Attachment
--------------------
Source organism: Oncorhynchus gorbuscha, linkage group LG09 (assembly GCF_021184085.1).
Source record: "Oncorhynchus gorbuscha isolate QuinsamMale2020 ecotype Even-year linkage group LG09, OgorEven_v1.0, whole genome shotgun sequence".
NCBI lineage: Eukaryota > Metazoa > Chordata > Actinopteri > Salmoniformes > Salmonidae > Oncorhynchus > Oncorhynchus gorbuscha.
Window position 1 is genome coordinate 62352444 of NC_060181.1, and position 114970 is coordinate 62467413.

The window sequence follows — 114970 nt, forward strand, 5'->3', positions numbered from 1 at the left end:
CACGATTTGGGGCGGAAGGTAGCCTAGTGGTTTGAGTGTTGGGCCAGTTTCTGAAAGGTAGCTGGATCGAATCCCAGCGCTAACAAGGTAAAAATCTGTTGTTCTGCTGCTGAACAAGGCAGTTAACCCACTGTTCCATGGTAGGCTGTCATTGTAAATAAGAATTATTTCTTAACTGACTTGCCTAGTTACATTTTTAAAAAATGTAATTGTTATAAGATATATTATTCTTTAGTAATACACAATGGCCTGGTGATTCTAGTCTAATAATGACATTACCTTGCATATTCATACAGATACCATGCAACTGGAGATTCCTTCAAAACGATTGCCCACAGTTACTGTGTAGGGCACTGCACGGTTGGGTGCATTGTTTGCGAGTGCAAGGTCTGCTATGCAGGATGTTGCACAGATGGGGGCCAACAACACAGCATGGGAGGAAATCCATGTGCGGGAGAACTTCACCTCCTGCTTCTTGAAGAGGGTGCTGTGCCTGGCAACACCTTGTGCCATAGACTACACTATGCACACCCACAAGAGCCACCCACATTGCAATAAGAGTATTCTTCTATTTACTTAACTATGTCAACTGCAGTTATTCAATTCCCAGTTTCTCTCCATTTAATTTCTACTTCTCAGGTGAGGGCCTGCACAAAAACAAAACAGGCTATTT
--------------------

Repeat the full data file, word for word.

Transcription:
Source organism: Oncorhynchus gorbuscha, linkage group LG09 (assembly GCF_021184085.1).
Source record: "Oncorhynchus gorbuscha isolate QuinsamMale2020 ecotype Even-year linkage group LG09, OgorEven_v1.0, whole genome shotgun sequence".
NCBI lineage: Eukaryota > Metazoa > Chordata > Actinopteri > Salmoniformes > Salmonidae > Oncorhynchus > Oncorhynchus gorbuscha.
Window position 1 is genome coordinate 62352444 of NC_060181.1, and position 114970 is coordinate 62467413.

The window sequence follows — 114970 nt, forward strand, 5'->3', positions numbered from 1 at the left end:
CACGATTTGGGGCGGAAGGTAGCCTAGTGGTTTGAGTGTTGGGCCAGTTTCTGAAAGGTAGCTGGATCGAATCCCAGCGCTAACAAGGTAAAAATCTGTTGTTCTGCTGCTGAACAAGGCAGTTAACCCACTGTTCCATGGTAGGCTGTCATTGTAAATAAGAATTATTTCTTAACTGACTTGCCTAGTTACATTTTTAAAAAATGTAATTGTTATAAGATATATTATTCTTTAGTAATACACAATGGCCTGGTGATTCTAGTCTAATAATGACATTACCTTGCATATTCATACAGATACCATGCAACTGGAGATTCCTTCAAAACGATTGCCCACAGTTACTGTGTAGGGCACTGCACGGTTGGGTGCATTGTTTGCGAGTGCAAGGTCTGCTATGCAGGATGTTGCACAGATGGGGGCCAACAACACAGCATGGGAGGAAATCCATGTGCGGGAGAACTTCACCTCCTGCTTCTTGAAGAGGGTGCTGTGCCTGGCAACACCTTGTGCCATAGACTACACTATGCACACCCACAAGAGCCACCCACATTGCAATAAGAGTATTCTTCTATTTACTTAACTATGTCAACTGCAGTTATTCAATTCCCAGTTTCTCTCCATTTAATTTCTACTTCTCAGGTGAGGGCCTGCACAAAAACAAAACAGGCTATTT